Many charter school proponents, including Heiner, tout the idea of having multiple “authorizers,” or entities that accept and review proposals for new charter schools. Others, including the Kentucky School Boards Association, are pushing to have local school boards as the state’s only authorizers, arguing having multiple authorizers can create inconsistency or unforeseen conflict.
"There's no way a Frankfort panel or even the Kentucky Board of Education would be aware of whether a charter school in one end of the county would create issues in another end of the county," said Brad Hughes, spokesman for the state school board group.
Tom Loveless, an education researcher with public policy think tank Brookings Institution, said the idea of having local school boards approve and monitor charter schools is "good in the sense that you have people who know something about schools and school performance, but the downside is you are asking a school system to basically monitor their competitors."
Jefferson County Public Schools, which could find itself authorizing charter schools should legislation pass, has made it a priority to block charter school legislation in the upcoming session.
Loveless said that regardless of who authorizes charter schools, Kentucky must ensure that they will be active and hands-on, and will "assume accountability for the performance of the charter. It's taken years and years to close down charters in some states because authorizers are not monitoring them."
A possible pilot program
Lawmakers have yet to file a charter bill for the 2016 General Assembly, but last’s year’s bill – which died in the Democrat-controlled House – had language authorizing both local school districts as well as a governor-appointed state board to create charter schools.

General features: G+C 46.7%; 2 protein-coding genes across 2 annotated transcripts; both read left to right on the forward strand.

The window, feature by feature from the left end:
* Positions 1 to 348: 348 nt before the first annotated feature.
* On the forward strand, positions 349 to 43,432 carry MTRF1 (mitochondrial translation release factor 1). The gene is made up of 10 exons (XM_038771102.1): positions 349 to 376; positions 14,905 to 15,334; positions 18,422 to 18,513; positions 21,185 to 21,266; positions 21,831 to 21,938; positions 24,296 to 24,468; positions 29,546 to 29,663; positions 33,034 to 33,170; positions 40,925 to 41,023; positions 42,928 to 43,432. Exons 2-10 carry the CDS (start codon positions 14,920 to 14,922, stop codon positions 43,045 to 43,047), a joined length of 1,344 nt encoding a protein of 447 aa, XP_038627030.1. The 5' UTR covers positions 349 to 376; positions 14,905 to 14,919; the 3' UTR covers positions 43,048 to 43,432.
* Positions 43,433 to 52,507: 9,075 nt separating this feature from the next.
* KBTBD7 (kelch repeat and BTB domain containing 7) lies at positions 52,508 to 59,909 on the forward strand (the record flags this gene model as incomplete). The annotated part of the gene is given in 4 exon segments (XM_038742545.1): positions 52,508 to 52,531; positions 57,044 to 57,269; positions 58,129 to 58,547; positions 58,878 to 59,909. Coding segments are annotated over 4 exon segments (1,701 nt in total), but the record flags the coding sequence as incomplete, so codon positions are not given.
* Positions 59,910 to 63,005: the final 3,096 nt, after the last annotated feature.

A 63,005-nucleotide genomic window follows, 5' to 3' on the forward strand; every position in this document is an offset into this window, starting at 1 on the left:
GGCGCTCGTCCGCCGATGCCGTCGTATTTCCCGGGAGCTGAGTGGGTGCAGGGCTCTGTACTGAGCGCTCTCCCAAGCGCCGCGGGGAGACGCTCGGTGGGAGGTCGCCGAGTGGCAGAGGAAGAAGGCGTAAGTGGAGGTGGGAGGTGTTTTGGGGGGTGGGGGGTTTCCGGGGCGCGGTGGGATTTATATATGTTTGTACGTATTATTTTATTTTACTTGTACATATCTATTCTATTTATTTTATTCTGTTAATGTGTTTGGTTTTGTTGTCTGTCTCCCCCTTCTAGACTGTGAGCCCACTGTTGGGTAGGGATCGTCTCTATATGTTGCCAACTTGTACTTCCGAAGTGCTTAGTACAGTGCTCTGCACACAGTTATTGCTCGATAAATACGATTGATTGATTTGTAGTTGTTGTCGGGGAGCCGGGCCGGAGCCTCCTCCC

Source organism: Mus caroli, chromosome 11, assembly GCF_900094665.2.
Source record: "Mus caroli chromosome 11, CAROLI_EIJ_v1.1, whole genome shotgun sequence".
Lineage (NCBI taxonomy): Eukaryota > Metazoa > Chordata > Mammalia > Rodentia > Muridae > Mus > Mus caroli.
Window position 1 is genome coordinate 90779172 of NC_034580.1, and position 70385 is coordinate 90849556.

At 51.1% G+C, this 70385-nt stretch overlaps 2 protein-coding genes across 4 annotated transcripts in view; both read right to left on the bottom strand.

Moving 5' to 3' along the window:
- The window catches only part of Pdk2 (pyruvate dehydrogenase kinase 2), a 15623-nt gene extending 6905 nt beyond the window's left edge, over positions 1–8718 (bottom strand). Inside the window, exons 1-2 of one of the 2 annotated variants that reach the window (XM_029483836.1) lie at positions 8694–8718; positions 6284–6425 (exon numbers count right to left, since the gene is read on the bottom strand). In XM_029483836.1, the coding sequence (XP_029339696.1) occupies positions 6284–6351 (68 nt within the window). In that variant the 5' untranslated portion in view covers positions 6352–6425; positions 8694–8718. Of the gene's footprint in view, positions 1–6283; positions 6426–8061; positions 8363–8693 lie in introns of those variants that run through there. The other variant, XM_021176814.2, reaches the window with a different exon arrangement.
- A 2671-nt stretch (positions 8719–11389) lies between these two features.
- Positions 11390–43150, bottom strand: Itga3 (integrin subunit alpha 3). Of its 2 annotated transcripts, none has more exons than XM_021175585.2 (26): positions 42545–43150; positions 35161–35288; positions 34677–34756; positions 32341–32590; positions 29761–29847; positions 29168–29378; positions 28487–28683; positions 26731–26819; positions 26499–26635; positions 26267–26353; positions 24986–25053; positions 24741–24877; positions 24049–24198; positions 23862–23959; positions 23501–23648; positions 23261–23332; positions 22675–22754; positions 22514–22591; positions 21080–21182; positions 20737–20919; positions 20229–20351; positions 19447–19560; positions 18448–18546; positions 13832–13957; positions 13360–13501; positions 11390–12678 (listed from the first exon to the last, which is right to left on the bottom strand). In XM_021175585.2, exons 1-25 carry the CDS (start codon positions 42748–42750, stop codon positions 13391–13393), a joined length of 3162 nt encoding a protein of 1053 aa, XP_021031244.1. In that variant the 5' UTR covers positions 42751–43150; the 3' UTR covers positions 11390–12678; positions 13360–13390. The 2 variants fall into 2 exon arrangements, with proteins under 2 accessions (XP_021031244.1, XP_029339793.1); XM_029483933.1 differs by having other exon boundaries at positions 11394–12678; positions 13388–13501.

State Sen. Mike Wilson, chair of the Senate Education Committee, said he has co-sponsored charter school legislation for the past several years and has plans to again file a charter school bill this session.
He said the bill he plans to introduce would essentially create a five-year pilot program for charter schools in Jefferson and Fayette counties, which he said have "unconscionable" achievement gaps for minorities and low-income students.
State Rep. Derrick Graham, D-Frankfort, who chairs the House Education Committee, did not respond to requests for comment.
Midwest Church of Christ Pastor Jerry Stephenson, who has led local support for charter schools since 2009, has long pushed for bringing charter schools to western Louisville, saying some of the schools serving residents in his part of town are failing students.
Stephenson added that opening a charter school could help revitalize the neighborhood.
He pointed to Indianapolis' Charles A. Tindley Accelerated School – a charter school that opened about 10 years ago in a neighborhood called The Meadows that was experiencing high levels of concentrated poverty – as an example of how charter schools can improve a community. As of last year, $66 million had been invested in the neighborhood since 2000, according to data from United Northeast Community Development Corporation, which is leading redevelopment. Crime rates have also fallen, The Indianapolis Star reports.
But while the charter certainly catalyzed redevelopment of The Meadows, stabilizing the community took more than just establishing a school, said Amandula Anderson, executive director for the development corporation.
Wilson, R-Bowling Green, said many of the details of his proposed legislation are still being worked out – including whether for-profit charter management companies will be allowed – but he said he plans to propose only allowing a maximum of five charter schools in each county's school district in the first five years.